A Case Study of Alameda County Child Development Corps
This report on the second year of the implementation of Alameda County’s Child Development Corps (the Corps) as a childcare retention–incentive program describes perspectives and experiences of various stakeholders regarding several components of the program’s structure, implementation, and effects. These findings are drawn from focus group data: group interviews were conducted with program planners and funders, program staff, stipend recipients, and other members of the early care and education (ECE) community in Alameda county. In addition to detailing perspectives on the implementation and effects of the program in Year 2, this report provides guidelines and lessons for policymakers, program planners, ECE advocates, and others who are planning similar initiatives to improve retention. This study is part of a larger evaluation of Childcare Retention Incentive (CRI) programs in San Francisco and Alameda counties being conducted by PACE at the University of California, Berkeley.
Stated program goals for the Alameda Corps program in Year 2 include (1) creating an incentive for ECE staff members to continue their training and remain in the field; (2) encouraging and organizing professional development experiences for ECE staff; and (3) building support for this community and establishing a strong network of ECE professionals.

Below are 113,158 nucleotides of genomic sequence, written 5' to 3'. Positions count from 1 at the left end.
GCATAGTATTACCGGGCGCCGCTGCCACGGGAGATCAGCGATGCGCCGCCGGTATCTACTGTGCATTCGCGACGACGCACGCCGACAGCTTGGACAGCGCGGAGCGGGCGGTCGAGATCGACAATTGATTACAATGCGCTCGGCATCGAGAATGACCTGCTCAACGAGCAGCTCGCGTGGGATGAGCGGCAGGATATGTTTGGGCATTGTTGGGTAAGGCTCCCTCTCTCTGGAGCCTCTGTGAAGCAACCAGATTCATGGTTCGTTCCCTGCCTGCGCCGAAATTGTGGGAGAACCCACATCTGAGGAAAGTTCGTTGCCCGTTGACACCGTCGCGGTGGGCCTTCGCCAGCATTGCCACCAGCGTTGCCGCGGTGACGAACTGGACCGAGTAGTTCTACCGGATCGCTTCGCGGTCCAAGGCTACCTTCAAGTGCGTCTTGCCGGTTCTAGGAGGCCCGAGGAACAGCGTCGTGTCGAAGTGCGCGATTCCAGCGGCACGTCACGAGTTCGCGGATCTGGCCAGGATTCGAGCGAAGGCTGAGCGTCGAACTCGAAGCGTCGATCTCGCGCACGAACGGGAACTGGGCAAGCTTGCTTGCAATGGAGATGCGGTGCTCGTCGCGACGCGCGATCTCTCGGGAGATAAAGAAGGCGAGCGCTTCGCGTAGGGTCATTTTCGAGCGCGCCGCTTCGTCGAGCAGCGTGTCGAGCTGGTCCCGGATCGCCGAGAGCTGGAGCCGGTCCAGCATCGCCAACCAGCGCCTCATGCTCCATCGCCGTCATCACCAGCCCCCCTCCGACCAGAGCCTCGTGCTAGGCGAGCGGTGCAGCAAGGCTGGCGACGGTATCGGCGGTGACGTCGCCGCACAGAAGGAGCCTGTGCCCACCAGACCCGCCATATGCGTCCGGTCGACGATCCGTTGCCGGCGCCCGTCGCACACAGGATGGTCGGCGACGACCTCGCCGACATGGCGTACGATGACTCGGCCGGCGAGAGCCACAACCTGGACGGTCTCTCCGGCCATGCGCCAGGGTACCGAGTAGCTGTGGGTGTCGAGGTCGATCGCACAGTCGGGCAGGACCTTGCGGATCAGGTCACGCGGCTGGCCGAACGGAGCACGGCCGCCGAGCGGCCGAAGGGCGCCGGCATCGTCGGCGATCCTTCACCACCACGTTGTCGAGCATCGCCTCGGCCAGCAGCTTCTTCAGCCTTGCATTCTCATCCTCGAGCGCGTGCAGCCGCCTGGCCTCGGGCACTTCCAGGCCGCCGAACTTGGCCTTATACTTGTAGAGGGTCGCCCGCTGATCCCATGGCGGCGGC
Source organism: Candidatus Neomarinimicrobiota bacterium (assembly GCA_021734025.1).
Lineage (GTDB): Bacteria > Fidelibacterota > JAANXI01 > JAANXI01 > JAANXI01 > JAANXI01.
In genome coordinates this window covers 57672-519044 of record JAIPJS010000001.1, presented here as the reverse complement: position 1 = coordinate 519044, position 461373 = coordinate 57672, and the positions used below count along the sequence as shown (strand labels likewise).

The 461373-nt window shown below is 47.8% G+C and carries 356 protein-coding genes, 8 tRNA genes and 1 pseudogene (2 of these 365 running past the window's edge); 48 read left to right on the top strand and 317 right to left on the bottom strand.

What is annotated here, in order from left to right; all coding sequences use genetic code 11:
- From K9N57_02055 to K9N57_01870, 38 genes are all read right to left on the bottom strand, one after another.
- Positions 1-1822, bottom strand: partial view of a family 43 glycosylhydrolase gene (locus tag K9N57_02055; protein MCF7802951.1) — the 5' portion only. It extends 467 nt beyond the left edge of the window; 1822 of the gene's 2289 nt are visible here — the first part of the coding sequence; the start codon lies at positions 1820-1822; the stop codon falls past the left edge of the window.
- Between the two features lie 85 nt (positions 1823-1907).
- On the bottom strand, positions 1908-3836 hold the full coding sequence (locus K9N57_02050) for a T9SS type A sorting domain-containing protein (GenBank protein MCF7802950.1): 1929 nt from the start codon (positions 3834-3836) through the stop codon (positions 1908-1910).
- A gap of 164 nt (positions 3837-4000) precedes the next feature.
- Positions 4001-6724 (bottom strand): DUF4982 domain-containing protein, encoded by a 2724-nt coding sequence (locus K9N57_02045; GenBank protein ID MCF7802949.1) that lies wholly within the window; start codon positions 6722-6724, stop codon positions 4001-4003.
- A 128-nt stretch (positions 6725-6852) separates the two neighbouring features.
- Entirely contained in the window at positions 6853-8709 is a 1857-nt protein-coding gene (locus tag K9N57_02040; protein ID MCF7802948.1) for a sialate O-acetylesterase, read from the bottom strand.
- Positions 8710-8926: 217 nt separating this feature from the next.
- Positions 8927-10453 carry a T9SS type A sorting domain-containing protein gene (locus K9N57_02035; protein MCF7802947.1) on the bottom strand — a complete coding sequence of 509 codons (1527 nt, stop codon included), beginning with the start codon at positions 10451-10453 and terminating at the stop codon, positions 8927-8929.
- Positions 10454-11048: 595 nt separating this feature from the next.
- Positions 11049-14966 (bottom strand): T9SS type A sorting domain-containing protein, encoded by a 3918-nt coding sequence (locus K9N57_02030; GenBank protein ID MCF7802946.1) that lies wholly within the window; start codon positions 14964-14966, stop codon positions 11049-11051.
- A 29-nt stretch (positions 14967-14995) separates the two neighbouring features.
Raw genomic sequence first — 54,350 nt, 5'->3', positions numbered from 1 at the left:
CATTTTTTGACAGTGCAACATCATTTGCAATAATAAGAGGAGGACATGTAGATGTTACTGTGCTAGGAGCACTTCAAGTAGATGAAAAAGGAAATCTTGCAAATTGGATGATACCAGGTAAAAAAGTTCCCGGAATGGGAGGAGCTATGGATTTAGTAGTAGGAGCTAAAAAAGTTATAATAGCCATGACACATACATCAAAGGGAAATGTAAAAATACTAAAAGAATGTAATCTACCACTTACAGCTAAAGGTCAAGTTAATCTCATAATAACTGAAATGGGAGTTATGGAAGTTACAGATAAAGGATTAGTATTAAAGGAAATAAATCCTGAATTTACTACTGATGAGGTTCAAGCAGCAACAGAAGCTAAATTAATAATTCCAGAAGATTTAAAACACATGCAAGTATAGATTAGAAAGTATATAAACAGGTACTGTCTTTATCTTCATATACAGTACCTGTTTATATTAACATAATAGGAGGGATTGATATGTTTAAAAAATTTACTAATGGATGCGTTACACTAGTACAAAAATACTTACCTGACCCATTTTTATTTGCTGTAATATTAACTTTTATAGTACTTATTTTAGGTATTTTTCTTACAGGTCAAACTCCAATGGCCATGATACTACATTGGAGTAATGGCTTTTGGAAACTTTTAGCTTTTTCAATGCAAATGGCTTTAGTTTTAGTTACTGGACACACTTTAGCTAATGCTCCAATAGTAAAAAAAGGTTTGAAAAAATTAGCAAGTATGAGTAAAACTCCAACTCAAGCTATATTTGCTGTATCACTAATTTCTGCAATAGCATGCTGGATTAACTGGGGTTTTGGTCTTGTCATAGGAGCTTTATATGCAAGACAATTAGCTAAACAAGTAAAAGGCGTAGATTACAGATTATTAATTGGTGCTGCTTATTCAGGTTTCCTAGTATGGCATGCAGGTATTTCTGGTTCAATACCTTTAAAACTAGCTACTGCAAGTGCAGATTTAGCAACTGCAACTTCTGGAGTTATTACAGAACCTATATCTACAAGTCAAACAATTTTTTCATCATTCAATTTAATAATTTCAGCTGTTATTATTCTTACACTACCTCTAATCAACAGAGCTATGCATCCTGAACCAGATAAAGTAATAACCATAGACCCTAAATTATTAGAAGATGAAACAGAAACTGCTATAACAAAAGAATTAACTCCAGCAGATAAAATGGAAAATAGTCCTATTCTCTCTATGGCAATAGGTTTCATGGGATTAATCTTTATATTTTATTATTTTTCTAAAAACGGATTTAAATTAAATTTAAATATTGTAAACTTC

Stipend recipients were, by and large, satisfied with the application and stipend distribution processes, and with the quality and availability of program staff, but some disagreements surrounded the specificities of stipend awards for those who were bilingual and for those who possessed a graduate degree.
In terms of program effects, recipients valued the monetary and professional recognition conferred by the program, as well as opportunities for professional development, networking, and advocacy. In particular, Alameda’s program was characterized by its rigorous professional development/training criteria for continuing stipend eligibility and perceived impetus for educational advancement. However, focus group participants representing various constituencies felt that the program could not function alone in addressing ECE staff retention—the stipend would not necessarily cause staff to stay in their jobs. They agreed that solutions for these staffing problems need to be implemented within a larger system of support and advocacy for the field, which includes raising public awareness of issues facing the ECE workforce, expanding local opportunities for professional development, and exerting pressure on policymakers for funding to augment ECE staff salaries permanently.